Chapter 4—Decimals

4-7 Dividing Decimals


When you complete the work for this section, you should be able to:
  • Demonstrate an ability to divide decimal numbers without making errors.
Say 'Good-Bye' to Remainders. Recall that you work with dividing whole numbers turned up remainder terms.  You would say, for example, that 17 5 = 3 R 2, or "seventeen divided by five equals three with a remainder of two." In this section, you are going to find that the remainders can be converted into decimal fractions. This way, the result of such division operation is a far more useful number value than a whole number with a remainder.  You will find, for example, that 17 5 = 3.4, or "seventeen divided by five equals three-point-four."

fig050702.jpg (8934 bytes)
Review the names of the parts of a division operation.

The procedures for dividing decimal fractions is almost the same as dividing whole numbers. The only difference is that we have to deal with the decimal points.  Examples of whole numbers are 2, 4, 5, 89, 150. But when dividing two whole numbers, the result (quotient)  is not always a whole number. Dividing 5 by 2, for example is 2, and dividing 2 by 6 is 1/3. You should know that already from your work with fractions; however, you should also be able to express the results in terms of decimals.

Of course you could take the fractions that turn up in the quotient and convert them to decimals:

From your work with fractions, you should know that 5 2 = 2
Then you should know how to convert the mixed number to a decimal value: 2 = 2.5
So the problem can be expressed this way:
5 2 = 2.5


Make sure you understand the answers in this examples.

10 4 = 2.5 9 4 = 2.25 2 )25 = 12.5 33 8 = 4.124 8 )49 = 6.125

Placing the Decimal Point -- Divisor is a Whole Number

One of the important rules for dividing decimal values is about locating the decimal point in the quotient, or answer.


The decimal point in the quotient for division problems is always located directly over the decimal point in the divisor.

This applies only when the divisor is a whole-number value.


5 )30.5
9 )382.5
25 )450.5
350 )1086.720    
(rounded to the nearest thousandth)

In those instances when there there is no decimal point in the divisor, you can actually do the long division, totally ignoring any decimal point in the dividend. This is exactly like dividing whole number values. But when you've completing the basic division, remember to fix the decimal point in the answer directly over the decimal point in the dividend.


We are not showing every step involved in doing these long-division problems. You have already mastered that process in an earlier  lesson, and there no need for illustrating all those steps here. The important issue here is placement of the decimal point.

Examples and Exercises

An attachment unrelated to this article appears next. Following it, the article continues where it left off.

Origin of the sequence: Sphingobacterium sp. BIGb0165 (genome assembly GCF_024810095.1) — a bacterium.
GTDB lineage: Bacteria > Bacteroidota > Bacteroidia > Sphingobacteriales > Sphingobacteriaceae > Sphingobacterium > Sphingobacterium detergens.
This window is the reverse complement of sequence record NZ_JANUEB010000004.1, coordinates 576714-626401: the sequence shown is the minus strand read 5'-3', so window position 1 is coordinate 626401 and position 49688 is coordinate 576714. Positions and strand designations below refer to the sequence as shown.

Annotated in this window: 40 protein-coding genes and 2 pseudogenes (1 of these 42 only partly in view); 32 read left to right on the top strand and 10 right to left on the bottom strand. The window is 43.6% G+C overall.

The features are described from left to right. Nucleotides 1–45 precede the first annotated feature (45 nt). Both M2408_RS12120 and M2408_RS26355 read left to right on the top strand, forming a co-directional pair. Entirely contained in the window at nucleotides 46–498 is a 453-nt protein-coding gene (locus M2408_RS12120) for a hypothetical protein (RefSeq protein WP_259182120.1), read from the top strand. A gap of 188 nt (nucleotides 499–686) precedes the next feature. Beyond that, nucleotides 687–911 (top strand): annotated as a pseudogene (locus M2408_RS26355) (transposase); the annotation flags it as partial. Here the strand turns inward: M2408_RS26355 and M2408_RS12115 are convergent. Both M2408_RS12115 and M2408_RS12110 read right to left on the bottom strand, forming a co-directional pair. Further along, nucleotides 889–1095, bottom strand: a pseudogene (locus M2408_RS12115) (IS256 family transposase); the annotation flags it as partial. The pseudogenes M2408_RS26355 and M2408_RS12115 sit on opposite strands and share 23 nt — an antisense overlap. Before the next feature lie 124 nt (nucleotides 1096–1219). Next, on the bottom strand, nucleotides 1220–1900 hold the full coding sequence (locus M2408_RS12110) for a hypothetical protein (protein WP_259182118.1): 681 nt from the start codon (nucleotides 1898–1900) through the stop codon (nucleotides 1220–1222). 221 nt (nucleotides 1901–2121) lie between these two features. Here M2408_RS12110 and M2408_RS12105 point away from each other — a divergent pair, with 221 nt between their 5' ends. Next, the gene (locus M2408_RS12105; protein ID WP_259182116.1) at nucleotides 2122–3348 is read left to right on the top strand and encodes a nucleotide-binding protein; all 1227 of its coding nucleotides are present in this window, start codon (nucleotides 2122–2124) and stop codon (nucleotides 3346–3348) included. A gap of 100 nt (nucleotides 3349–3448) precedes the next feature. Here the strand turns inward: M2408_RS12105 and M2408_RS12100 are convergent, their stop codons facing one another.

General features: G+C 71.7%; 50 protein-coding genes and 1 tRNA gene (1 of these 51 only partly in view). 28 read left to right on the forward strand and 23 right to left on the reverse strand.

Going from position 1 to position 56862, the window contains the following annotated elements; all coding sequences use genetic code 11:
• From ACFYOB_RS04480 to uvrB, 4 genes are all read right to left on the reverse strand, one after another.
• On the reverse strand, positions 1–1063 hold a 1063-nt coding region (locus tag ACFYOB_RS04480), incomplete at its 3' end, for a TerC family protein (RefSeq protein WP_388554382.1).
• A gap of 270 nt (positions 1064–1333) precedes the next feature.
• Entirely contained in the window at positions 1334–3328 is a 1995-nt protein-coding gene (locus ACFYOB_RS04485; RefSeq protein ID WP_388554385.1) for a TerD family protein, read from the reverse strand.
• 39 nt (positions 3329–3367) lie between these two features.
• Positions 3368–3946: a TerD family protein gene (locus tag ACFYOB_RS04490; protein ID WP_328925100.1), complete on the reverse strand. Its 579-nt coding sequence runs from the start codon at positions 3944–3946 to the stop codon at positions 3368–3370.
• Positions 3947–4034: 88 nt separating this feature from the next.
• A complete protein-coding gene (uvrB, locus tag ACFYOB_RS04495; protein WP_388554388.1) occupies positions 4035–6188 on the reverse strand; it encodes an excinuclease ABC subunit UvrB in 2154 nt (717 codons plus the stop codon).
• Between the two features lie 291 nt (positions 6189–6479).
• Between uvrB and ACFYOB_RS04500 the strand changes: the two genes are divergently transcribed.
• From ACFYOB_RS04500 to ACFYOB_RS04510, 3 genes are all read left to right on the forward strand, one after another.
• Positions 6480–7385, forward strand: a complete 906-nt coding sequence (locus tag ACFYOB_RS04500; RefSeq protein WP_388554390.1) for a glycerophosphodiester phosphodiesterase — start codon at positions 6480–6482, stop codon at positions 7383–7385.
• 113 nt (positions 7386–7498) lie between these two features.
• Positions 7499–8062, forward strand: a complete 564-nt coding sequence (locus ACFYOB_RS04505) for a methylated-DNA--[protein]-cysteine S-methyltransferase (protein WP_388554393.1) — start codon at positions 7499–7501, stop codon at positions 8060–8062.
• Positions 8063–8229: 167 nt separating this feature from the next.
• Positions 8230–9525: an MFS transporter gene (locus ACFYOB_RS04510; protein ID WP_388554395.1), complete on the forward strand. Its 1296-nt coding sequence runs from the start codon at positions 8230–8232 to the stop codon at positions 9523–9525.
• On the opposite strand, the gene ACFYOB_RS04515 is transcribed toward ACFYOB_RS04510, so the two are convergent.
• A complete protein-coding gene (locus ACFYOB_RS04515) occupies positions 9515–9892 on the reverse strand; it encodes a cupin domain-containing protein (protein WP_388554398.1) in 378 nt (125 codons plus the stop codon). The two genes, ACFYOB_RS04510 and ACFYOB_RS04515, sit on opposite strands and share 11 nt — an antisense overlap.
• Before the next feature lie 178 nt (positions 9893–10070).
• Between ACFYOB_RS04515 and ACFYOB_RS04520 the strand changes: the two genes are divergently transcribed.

Placing the Decimal Point

Rewrite the solution to the given division problems, showing the location of the decimal point.

Placing the Decimal Point -- Divisor Has a Decimal Part

Here is a multiplication problem where the dividend has no decimal part. In the previous topic in this lesson, you know you proceed with the division operations, irrespective of the decimal points, then place the decimal point in your answer directly over the one in the dividend. Simple.

25 )450.5

But what if the divisor in this example is changed to 2.5? The quotient will actually have the number combination 1802 , but where does the decimal point go?

2.5 )450.5

The "secret" to dividing by a decimal  value is straightforward: Convert the divisor to a whole-number value and then divide.

And exactly how do you go about doing that? In this example, multiplying the divisor by a factor of 10 eliminates the decimal part:

2.5 x 10 = 25

But you know it is essential to keep the numbers balanced in such problems, so in this instance you also have to multiply the divident by a factor of 10:

450.5 x 10 = 4505

Now the original problem looks like this:

25 )4505

You know what do to from here:

25 )4505


  1. Suppose the divisor is 34.5. Multiplying by 10, changes it to 345 -- a whole-number value
  2. Suppose the divisor is 10.455. Multiplying by 10 three times (same as multiplying by 1000) changes 10.455  to 1455
  3. Suppose the divisor is 0.00025. Multiplying by 10 five times (as a multiplying by 100,000) changes  0.00025 to 25

You probably know by now that you cannot do something to one value in an expression without doing something else to compensate for the change. In this instance, whenever you multiply the divisor by some multiple of ten, you must  do the same to the divisor.


After converting the divisor to a whole-number value, you must multiply the dividend by the same value.

This step preserves the ratio and does not affect the answer.


55.4 )830.52

Multiply by 10:

554 )8305.2

     9.09 )382.5

Multiply by 100:

 909 )38250.

       0.0025 )4.505

Multiply by 10,000:

25 )45050.

           35.0 )1086.72

There is no need to adjust the dividend because 35.0 is the same as 35. However there is nothing technically wrong with multiplying by 10:

350 )10867.2



Step 1: Multiply both the divisor and dividend by 10 until the divisor is a whole-number value.
Step 2: Perform the division operations without paying any attention to the decimal points.
Step 3: Place the decimal point for the quotient directly above the decimal point in the dividend.


Examples and Exercises

Preparing for Division

Use these interactive examples and exercises to strengthen your understanding and build your skills: Prepare these problems for division by converting the divisor to a whole-number value.


David L. Heiserman, Editor

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All Rights Reserved

Revised: June 06, 2015